A Revocable Living Trust (RLT) is a document in which a person names a Trustee (often, the person will serve as his own Trustee initially) to manage any assets that are placed in the RLT during the person’s lifetime. The RLT generally provides that any assets it holds are to be used for the benefit of the person who created it as long as he or she is still living. The RLT takes effect as soon as it is signed, although assets must actually be transferred to it before it will control them. If the creator of the trust ever becomes unable or unwilling to manage the trust assets as the Trustee, the successor Trustee will take over and manage the assets on the creator’s behalf. Upon the creator’s death, any assets already owned by the RLT, any assets which pass to the trust from the creator’s estate in accordance with the creator’s will, and any assets which pass to the RLT under beneficiary designations can be managed and distributed by the successor Trustee in accordance with the terms of the trust.
There are specific situations in which an RLT is beneficial; some of those situations are listed below. However, in recent years, a great deal of misinformation has been circulated with regard to RLTs versus wills, especially as relates to the benefits of RLTs after the person’s death. In September 2010, we posted an extensive article detailing the differences between, and relative merits of, RLTs and wills. It also goes into detail regarding each of the benefits of a RLT listed below. You can read it here.
Reasons someone might want a Revocable Living Trust:
- RLTs are considered to be the best vehicles for long term asset management, especially for those with concerns about possible long-term incapacity or those who may need help managing assets on a long-term basis.
- RLTs allow you to avoid the need for ancillary probate processes where real estate is owned in multiple states.
- RLTs are one of the best ways to help avoid post-death disputes.
- RLTs do not become part of a public record, whereas Wills become publically available documents after one’s death. This can be comforting for those who are concerned about keeping their estate plans private.
- RLTs can be a good way to avoid estate plan disruption should a surviving spouse elect to take Year’s Support (in Georgia) or a forced (or “elective”) share (in other states), although a well-crafted prenuptial agreement is generally the best way to deal with this concern.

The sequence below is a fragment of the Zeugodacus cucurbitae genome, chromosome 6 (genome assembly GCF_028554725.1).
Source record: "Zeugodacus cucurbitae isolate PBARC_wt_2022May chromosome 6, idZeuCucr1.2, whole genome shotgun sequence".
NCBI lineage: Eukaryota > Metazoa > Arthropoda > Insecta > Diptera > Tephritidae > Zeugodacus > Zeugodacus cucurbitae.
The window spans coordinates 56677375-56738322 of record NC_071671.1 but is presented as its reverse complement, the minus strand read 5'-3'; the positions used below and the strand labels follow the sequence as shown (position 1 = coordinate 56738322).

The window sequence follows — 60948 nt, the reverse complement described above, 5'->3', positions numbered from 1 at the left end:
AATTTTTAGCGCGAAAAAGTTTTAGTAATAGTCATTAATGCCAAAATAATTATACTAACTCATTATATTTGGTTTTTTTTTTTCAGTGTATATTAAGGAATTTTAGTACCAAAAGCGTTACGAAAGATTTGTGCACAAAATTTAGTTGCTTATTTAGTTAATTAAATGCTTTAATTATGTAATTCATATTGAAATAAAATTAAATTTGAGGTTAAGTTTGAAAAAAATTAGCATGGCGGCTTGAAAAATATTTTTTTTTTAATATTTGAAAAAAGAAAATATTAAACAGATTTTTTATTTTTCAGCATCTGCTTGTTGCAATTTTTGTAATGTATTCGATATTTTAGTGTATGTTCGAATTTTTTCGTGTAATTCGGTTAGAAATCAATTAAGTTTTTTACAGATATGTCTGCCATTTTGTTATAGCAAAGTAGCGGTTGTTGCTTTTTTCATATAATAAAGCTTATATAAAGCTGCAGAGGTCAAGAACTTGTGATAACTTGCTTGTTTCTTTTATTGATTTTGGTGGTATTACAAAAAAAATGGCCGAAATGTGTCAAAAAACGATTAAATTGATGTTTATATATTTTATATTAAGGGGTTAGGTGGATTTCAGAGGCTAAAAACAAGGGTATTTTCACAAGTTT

- RLTs can help avoid the need for a potentially expensive and onerous probate process. This should not be a significant concern for Georgia residents, since well-drafted wills are not difficult or expensive to probate in Georgia. However, even Georgia residents can have issues which make reducing the need for a probate process desirable, such as a potential dispute or real estate in other states.
- RLTs can use an easily-amendable schedule to provide for specific bequests. This allows you to make such bequests on a legally enforceable basis, but to be able to change those bequests without having to prepare a formal trust amendment or codicil to a will.
Trusts have downsides, of course, including the cost of the additional attorney fees needed to draft the documents and the need to ensure that assets are properly transferred to and held by the RLT RLTs do not replace a Will as part of an estate plan. Instead, you’ll need what is called a “pour-over will” to ensure any assets not caught by the trust will be distributed appropriately at your death.
Trusts, like all other estate-related mechanisms, should only be created with the assistance of an experienced estate planning attorney and other trusted professionals. We invite you to call us at 678-720-0750 or send us an email to arrange a complimentary estate planning consultation, where we can discuss revocable living trusts and other estate instruments and see what might be right for you.
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